By Jim Hatch & Fengli Mu
It is natural for many commentaries on Canadian Prime Minister Stephen Harper's recent visit to China to focus on human rights. But when discussing China, the West must always be careful about bias. At a press conference with Harper, Chinese Premier Li Keqiang said, "China is a country under rule of law, and there is clear stipulation in Chinese constitutional law that human rights must be respected and protected." That comment generated more than a few Western scoffs. But the fact remains that Chinese leaders do care about law and order.
No nation has a perfect human rights record. The point of this blog is not to judge Chinese performance on that front. The point here is to simply point out that China does not lack laws. The challenge it faces is one of enforcement. And it is trying to improve.
Centrally planned economies such as China run on five-year plans that provide economic, social and political guidance to all public and private institutions and enterprises in the country. In China, members of the Communist Party Central Committee recently started holding meetings called plenums to set the direction for the nation's next five-year plan. Rule of law was the theme of the fourth session, which took place in late October.
Laws in China are passed by the National People's Congress, which is influenced by the Central Committee of the Communist Party and its seven-member Politbureau (headed by President Xi Jinping). Enforcement of Chinese laws, however, is entrusted to the police, prosecutors and judges.
Chinese judges have relatively little power compared to the police and prosecutors. But they make important legal decisions and there is a high degree of corruption involved in their decision making because judges are typically beholden to the local officials who appoint them. Furthermore, judges are also not ruled by case law that sets precedents for decisions, which means the decisions they make often seem arbitrary, unpredictable and opaque and are seldom subject to successful appeal.
This system often leads to violent protests. A conflict over land development in Yunnan, where more than 1,000 villagers recently clashed with enforcers working for developers, illustrates this problem. All land in China is owned by the government, which means developers reimburse local officials when farm land is appropriated for commercial use. The government pays farmers for lost land, but farmers don't participate in negotiations. And since all administration of land sales is handled by local authorities, it is relatively easy to make dodgy transactions appear legal. And turning to the legal system to seek justice is an uphill battle for farmers because the outcome is heavily influenced by the local officials. In Yunnan, a member of government allegedly negotiated a below market price for land in return for bribes. As a result of the outrage created, eight people were reportedly killed and 18 injured. And this is just one of many such incidents reported in the press.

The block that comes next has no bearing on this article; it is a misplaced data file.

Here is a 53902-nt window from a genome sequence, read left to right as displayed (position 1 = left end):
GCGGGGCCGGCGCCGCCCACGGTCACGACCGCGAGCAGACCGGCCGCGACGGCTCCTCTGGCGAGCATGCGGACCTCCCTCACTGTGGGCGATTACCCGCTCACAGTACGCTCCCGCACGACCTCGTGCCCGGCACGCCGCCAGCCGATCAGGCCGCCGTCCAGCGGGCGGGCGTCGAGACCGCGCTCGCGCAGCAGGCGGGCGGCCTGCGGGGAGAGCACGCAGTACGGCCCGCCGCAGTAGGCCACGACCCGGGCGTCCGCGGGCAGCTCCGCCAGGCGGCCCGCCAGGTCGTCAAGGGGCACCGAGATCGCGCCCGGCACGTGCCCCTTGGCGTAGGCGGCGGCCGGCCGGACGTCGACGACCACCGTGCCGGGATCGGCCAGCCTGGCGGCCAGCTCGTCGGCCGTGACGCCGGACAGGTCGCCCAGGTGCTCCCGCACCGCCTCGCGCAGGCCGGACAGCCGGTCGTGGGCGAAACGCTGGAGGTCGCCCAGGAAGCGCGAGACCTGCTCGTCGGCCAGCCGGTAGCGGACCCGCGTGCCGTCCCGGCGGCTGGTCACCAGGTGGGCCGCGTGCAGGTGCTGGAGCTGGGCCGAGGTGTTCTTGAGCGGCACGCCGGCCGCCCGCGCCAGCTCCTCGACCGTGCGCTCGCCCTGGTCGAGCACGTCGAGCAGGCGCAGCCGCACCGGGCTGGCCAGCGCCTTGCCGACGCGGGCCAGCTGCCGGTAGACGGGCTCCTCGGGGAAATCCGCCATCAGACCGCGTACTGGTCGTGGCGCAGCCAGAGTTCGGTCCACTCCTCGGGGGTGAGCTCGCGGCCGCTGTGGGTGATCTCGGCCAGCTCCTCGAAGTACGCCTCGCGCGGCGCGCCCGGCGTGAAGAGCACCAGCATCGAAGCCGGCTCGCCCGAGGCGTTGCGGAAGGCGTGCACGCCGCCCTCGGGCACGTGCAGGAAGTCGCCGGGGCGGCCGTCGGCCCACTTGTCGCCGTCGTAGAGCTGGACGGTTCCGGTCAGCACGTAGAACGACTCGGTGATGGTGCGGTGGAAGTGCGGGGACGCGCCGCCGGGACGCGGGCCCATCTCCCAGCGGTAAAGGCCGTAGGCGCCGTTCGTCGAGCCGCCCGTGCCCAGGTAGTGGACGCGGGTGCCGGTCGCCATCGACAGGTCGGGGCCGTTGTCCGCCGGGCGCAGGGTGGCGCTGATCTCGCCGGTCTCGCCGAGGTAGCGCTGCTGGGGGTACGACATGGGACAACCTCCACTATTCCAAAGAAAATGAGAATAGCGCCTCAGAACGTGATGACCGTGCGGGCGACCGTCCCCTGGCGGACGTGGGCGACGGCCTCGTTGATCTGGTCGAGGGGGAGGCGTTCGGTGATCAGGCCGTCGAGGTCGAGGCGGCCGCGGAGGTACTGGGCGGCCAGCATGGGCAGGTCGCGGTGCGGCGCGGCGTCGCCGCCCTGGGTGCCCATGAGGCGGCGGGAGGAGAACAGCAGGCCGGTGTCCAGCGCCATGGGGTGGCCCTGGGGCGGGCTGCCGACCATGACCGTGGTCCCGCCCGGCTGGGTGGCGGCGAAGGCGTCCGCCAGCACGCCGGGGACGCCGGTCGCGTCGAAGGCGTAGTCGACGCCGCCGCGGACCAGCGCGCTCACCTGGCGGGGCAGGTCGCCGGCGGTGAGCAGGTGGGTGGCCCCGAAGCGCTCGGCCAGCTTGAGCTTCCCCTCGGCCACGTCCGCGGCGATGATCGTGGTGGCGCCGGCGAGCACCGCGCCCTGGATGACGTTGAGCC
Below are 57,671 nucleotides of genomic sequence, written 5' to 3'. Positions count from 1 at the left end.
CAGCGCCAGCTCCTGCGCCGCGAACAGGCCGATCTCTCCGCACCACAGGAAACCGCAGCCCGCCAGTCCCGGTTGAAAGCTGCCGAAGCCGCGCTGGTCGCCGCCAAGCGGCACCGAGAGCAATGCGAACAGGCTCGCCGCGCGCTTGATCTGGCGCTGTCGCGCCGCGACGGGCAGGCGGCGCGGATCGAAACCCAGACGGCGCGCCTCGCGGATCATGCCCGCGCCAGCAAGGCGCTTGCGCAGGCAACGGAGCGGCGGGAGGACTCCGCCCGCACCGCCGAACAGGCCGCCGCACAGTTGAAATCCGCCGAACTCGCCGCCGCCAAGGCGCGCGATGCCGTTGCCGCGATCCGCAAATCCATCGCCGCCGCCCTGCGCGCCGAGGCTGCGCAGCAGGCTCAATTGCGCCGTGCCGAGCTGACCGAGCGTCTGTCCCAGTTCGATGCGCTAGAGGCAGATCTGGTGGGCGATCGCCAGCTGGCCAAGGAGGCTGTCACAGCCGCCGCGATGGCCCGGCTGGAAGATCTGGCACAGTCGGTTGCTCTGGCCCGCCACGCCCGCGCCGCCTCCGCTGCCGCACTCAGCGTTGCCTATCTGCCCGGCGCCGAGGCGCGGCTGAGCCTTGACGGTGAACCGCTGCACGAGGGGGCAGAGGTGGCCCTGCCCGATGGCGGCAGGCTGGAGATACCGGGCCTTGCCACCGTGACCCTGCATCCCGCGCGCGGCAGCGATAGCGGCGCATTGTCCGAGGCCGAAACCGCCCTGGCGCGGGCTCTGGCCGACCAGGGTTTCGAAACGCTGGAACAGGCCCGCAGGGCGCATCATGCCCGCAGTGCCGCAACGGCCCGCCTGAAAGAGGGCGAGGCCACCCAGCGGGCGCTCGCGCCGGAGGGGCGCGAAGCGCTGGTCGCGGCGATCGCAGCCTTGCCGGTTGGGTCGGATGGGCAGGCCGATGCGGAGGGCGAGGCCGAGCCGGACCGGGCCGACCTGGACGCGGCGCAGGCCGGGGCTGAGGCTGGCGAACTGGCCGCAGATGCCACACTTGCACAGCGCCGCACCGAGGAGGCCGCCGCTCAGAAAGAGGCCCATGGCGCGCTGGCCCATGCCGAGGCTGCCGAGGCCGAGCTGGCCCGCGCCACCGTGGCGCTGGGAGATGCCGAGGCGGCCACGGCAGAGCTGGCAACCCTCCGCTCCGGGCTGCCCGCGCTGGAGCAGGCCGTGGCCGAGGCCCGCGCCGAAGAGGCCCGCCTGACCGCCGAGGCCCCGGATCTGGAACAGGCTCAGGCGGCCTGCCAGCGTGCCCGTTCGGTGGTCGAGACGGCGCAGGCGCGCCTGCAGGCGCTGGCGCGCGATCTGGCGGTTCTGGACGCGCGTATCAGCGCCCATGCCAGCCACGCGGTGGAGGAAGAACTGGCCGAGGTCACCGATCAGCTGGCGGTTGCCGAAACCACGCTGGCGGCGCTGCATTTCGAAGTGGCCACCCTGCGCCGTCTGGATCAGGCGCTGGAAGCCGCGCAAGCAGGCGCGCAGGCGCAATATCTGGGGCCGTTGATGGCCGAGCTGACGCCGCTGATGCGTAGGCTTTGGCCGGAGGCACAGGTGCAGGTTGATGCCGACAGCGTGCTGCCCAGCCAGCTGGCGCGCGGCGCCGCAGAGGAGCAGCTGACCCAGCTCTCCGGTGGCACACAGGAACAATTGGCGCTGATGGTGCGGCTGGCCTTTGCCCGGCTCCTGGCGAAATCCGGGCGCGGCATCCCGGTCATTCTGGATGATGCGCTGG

China has initiated a number of reforms to confront these issues. The central government, for example, is vigorously pursuing convictions for bribe taking while requiring more disclosure of business dealings by local governments along with greater participation by the affected parties. The quality of judges is also being improved, with pay being increased and the appointment process shifted upward to provincial officials. More and better trained lawyers are being provided to help justice seekers.
The changes being introduced are not likely to result in a totally free and independent legal system because the system will remain under Party control, especially in politically sensitive areas. Nevertheless, the ruling party appears to understand that better establishing the rule of law is vital to China's future.
Jim Hatch is a Professor of Finance at Western University's Ivey Business School in London, Ont., who recently completed a study of the Chinese use of the case method in business education with Fengli Mu. A book on this topic will be published by Peking University Publishing House in 2015. Hatch and Mu are currently conducting research aimed at understanding the skill and knowledge gaps of Chinese managers. Jim can be reached at firstname.lastname@example.org.
Fengli Mu is a Professor of Human Resources at the Chinese University of Politics Science and Law in Beijing and a former visiting scholar at Western University's Ivey Business School. In addition to her academic work, she consults on a wide range of projects for Chinese companies.
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